AHDB Animal Scientist, Siwan Howatson, takes a closer look at the potential to incorporate livestock into the arable rotation through establishing a grass ley, while improving soil organic matter and increasing soil resilience.

Soil organic matter (SOM) is an essential element because it provides the soil with the resilience it needs to sustain a crop, through supplying nutrients and the right environment for growing crops by enhancing the physical, chemical and biological properties of the soil. Continuous arable cropping with little or no inputs of organic materials has led to a reduction in SOM on many arable soils. In some instances, arable land has SOM values below 1%, while an average of 4% is desirable.

Is grass the answer?

Incorporating temporary grass leys into arable rotations has the potential to enhance SOM levels. Improving SOM leads to increased moisture retention, better nutrient turnover and reduced risk of soil erosion. Grazing livestock on these temporary leys can also provide an extra advantage through the animal returns to the soil through manure, which is a good source of organic matter for the soil. AHDB research shows that adding amendments, such as farmyard manure or slurry achieves a yield benefit over and above the nutrient content of what you apply, with benefits seen after just two years.

Leys should be treated as an arable crop, with good soil structure and nutrient supply to ensure yields are maximised. The target for commercial grazing systems in the UK and Ireland is to use 10 t Dry Matter per hectare. There are many options for managing your grass leys, including grazing and silage production, and the type of ley should be chosen for its end purpose. See the table, which includes guidance on which type of grasses and clovers to use for your situation.

Managing your grass ley

A newly sown grass ley takes about 11 months to fully establish. During this time, it is important that the sward is encouraged to tiller as much as possible and is protected from any damage. An established perennial ryegrass sward typically contains 5,000–7,000 tillers/m2. The tillering process in new swards is strongly aided by grazing because it removes existing leaf and encourages a new generation of tillers to emerge at the base of the sward. Avoid using the new ley for cutting silage in the first six months, as this will not encourage tillering. Graze the new reseed as soon as it is not possible to pull the plants out of the ground by hand. This is usually at the two-leaf stage or when the grass has produced about 2,200–2,500 kg DM/ha.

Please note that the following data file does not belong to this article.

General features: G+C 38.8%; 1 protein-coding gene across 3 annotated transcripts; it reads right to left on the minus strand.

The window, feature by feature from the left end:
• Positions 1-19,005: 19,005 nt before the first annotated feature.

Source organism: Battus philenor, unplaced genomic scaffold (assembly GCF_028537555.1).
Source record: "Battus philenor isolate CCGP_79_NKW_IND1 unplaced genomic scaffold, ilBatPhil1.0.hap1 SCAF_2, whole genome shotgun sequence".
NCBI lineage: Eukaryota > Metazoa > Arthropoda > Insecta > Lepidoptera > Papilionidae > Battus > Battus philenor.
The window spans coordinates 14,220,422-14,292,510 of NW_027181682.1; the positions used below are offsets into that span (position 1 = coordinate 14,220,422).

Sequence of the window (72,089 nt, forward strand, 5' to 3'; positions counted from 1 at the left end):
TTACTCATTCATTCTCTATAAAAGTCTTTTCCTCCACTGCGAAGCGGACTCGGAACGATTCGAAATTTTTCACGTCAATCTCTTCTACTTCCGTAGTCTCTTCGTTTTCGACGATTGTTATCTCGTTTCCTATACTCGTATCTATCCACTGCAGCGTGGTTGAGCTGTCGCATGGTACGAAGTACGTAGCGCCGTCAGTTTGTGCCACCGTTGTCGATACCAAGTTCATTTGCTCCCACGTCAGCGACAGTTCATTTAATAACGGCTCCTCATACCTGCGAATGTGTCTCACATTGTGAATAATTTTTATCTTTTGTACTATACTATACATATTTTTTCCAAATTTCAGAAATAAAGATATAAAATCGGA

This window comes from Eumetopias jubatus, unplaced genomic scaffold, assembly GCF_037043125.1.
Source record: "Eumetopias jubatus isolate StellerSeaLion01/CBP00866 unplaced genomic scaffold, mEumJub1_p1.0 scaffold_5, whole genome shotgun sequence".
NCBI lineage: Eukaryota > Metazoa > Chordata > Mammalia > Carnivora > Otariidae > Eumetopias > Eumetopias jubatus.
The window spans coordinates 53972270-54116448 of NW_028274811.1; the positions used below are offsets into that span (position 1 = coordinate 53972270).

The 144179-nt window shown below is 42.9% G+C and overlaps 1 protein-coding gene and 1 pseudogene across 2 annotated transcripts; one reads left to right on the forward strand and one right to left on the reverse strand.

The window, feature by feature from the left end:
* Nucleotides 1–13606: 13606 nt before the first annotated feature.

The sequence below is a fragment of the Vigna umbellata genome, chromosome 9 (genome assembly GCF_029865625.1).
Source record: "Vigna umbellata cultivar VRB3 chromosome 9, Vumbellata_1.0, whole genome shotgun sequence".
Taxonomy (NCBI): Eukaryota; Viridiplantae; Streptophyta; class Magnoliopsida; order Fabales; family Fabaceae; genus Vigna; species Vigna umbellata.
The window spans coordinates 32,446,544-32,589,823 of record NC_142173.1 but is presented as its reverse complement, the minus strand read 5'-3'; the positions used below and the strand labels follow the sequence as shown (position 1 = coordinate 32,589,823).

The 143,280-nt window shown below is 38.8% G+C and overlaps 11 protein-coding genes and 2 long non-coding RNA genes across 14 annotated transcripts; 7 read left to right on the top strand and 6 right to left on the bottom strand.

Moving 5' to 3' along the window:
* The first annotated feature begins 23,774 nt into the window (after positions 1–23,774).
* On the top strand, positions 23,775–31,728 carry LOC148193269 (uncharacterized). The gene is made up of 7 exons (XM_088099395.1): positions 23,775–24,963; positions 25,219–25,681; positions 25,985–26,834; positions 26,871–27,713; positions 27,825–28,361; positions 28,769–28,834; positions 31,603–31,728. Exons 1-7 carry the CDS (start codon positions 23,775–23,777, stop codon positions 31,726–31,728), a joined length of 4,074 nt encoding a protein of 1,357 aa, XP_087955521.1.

Use sheep or youngstock for the first grazing, to minimise any potential soil compaction, particularly in wet conditions. Aim to graze autumn reseeds at about 6–8 cm down to 4 cm before the first winter to encourage tillering.

The need for multiple harvests, through cuts or grazing, means it is crucial to focus on utilisation, because this has an important impact on the cost of production. Utilisation can vary from less than 50% to more than 80% in well-managed systems. Improved utilisation is linked to investment in infrastructure (e.g fencing systems for grazed swards or machinery for cutting systems) and allocation of labour.

Black-grass bonus

If you are considering introducing a grass ley into your rotation, there is the opportunity for the cultural control of black-grass. It is important to remember that black-grass has low palatability for livestock, so the amount in the grass ley should be minimised. If the preceding arable crop had a high black-grass burden, ploughing is recommended to bury the seed below the germination depth. Delayed drilling of the ley in the autumn, until after the peak black-grass germination period, or drilling in the spring, will further reduce the number of blackgrass seeds germinating in the grass ley. 

In either case, cultivations should be used to prepare a sterile seedbed, which can be managed with further cultivation and glyphosate. Minimising soil disturbance when drilling the ley will minimise any blackgrass germination. There are no herbicide options for controlling black-grass in the ley if it is to be used for grazing or conserved herbage. Cutting or grazing a grass ley within an arable rotation is recommended for black-grass control to minimise seed return, and allows a rapid decline in the weed in the seed bank, and a reduction in the resistance pressure to current herbicides. When returning the grass ley to arable production, some viable blackgrass seed will still be in the soil. Soil disturbance will stimulate this seed to germinate. Consequently, spraying off the grass sward with glyphosate and direct drilling is likely to result in the lowest black-grass population in the first crop following the grass.

Cost considerations

As with all crops, understanding production costs is crucial to ensuring the enterprise is profitable. Calculating the cost of the ley is a three-stage process: firstly, working out costs on an area basis, including establishment, inputs, machinery and rents; secondly, estimating your yield and, thirdly, working out the costs for pence per kilogram of dry matter. Worked examples of this can be found in the AHDB Livestock and Arable Rotation guide.

Harder to quantify are the benefits to soil health through organic matter increases, grazing benefits and improvements in black-grass control for following crops. In the right situation, a grass ley may well be a good option to consider for your system and soils.

More information on grazing techniques, including measuring grass and infrastructure, such as electric fencing, can be found in the AHDB Better Returns Programme (BRP) manuals. You can read more on introducing livestock into arable rotation in our new guide, available at: